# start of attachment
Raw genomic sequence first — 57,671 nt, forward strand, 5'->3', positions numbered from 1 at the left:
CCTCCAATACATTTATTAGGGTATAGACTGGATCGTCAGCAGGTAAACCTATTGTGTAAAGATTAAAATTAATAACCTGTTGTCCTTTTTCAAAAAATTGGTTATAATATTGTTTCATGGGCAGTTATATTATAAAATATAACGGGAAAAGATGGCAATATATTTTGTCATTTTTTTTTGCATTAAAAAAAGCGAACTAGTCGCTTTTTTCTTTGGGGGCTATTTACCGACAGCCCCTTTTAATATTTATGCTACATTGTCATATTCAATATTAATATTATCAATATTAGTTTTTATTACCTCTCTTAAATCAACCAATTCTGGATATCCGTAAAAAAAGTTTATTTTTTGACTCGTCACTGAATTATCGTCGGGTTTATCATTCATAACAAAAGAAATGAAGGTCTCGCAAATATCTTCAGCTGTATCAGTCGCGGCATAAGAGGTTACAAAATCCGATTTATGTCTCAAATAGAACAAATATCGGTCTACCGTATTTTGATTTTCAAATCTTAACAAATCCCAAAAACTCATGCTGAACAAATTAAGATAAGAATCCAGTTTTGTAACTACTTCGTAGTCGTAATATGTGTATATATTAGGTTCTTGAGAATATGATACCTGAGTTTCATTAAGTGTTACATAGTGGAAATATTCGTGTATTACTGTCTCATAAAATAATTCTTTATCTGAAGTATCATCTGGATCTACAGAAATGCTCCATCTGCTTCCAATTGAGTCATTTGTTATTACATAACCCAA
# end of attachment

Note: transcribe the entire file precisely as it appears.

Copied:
Raw genomic sequence first — 57,671 nt, forward strand, 5'->3', positions numbered from 1 at the left:
CCTCCAATACATTTATTAGGGTATAGACTGGATCGTCAGCAGGTAAACCTATTGTGTAAAGATTAAAATTAATAACCTGTTGTCCTTTTTCAAAAAATTGGTTATAATATTGTTTCATGGGCAGTTATATTATAAAATATAACGGGAAAAGATGGCAATATATTTTGTCATTTTTTTTTGCATTAAAAAAAGCGAACTAGTCGCTTTTTTCTTTGGGGGCTATTTACCGACAGCCCCTTTTAATATTTATGCTACATTGTCATATTCAATATTAATATTATCAATATTAGTTTTTATTACCTCTCTTAAATCAACCAATTCTGGATATCCGTAAAAAAAGTTTATTTTTTGACTCGTCACTGAATTATCGTCGGGTTTATCATTCATAACAAAAGAAATGAAGGTCTCGCAAATATCTTCAGCTGTATCAGTCGCGGCATAAGAGGTTACAAAATCCGATTTATGTCTCAAATAGAACAAATATCGGTCTACCGTATTTTGATTTTCAAATCTTAACAAATCCCAAAAACTCATGCTGAACAAATTAAGATAAGAATCCAGTTTTGTAACTACTTCGTAGTCGTAATATGTGTATATATTAGGTTCTTGAGAATATGATACCTGAGTTTCATTAAGTGTTACATAGTGGAAATATTCGTGTATTACTGTCTCATAAAATAATTCTTTATCTGAAGTATCATCTGGATCTACAGAAATGCTCCATCTGCTTCCAATTGAGTCATTTGTTATTACATAACCCAA